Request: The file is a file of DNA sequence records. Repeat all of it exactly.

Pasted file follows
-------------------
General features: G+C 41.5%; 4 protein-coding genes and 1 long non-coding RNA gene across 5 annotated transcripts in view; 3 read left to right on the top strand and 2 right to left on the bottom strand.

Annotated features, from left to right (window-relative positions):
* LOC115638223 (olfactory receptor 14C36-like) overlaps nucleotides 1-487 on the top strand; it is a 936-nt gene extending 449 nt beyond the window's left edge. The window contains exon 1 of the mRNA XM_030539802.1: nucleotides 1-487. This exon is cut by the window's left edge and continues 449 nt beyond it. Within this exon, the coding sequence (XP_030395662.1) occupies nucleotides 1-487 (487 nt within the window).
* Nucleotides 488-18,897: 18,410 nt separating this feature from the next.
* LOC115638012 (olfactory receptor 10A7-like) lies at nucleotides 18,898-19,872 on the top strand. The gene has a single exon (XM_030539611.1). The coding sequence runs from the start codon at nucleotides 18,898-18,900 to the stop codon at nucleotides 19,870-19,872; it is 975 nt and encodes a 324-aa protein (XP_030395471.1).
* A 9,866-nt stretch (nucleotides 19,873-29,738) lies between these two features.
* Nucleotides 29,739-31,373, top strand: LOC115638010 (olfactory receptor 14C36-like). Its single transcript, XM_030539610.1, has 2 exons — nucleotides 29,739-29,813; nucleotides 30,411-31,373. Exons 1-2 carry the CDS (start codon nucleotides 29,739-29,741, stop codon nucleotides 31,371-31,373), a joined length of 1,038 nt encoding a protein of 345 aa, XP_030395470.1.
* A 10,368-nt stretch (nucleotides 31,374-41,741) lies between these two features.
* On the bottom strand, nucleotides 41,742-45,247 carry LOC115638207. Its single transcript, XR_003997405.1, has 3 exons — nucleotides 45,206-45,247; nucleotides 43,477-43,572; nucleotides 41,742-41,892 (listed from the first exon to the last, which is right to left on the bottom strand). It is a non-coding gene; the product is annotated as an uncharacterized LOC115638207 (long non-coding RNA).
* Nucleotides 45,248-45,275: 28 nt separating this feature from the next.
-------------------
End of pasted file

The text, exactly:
General features: G+C 41.5%; 4 protein-coding genes and 1 long non-coding RNA gene across 5 annotated transcripts in view; 3 read left to right on the top strand and 2 right to left on the bottom strand.

Annotated features, from left to right (window-relative positions):
* LOC115638223 (olfactory receptor 14C36-like) overlaps nucleotides 1-487 on the top strand; it is a 936-nt gene extending 449 nt beyond the window's left edge. The window contains exon 1 of the mRNA XM_030539802.1: nucleotides 1-487. This exon is cut by the window's left edge and continues 449 nt beyond it. Within this exon, the coding sequence (XP_030395662.1) occupies nucleotides 1-487 (487 nt within the window).
* Nucleotides 488-18,897: 18,410 nt separating this feature from the next.
* LOC115638012 (olfactory receptor 10A7-like) lies at nucleotides 18,898-19,872 on the top strand. The gene has a single exon (XM_030539611.1). The coding sequence runs from the start codon at nucleotides 18,898-18,900 to the stop codon at nucleotides 19,870-19,872; it is 975 nt and encodes a 324-aa protein (XP_030395471.1).
* A 9,866-nt stretch (nucleotides 19,873-29,738) lies between these two features.
* Nucleotides 29,739-31,373, top strand: LOC115638010 (olfactory receptor 14C36-like). Its single transcript, XM_030539610.1, has 2 exons — nucleotides 29,739-29,813; nucleotides 30,411-31,373. Exons 1-2 carry the CDS (start codon nucleotides 29,739-29,741, stop codon nucleotides 31,371-31,373), a joined length of 1,038 nt encoding a protein of 345 aa, XP_030395470.1.
* A 10,368-nt stretch (nucleotides 31,374-41,741) lies between these two features.
* On the bottom strand, nucleotides 41,742-45,247 carry LOC115638207. Its single transcript, XR_003997405.1, has 3 exons — nucleotides 45,206-45,247; nucleotides 43,477-43,572; nucleotides 41,742-41,892 (listed from the first exon to the last, which is right to left on the bottom strand). It is a non-coding gene; the product is annotated as an uncharacterized LOC115638207 (long non-coding RNA).
* Nucleotides 45,248-45,275: 28 nt separating this feature from the next.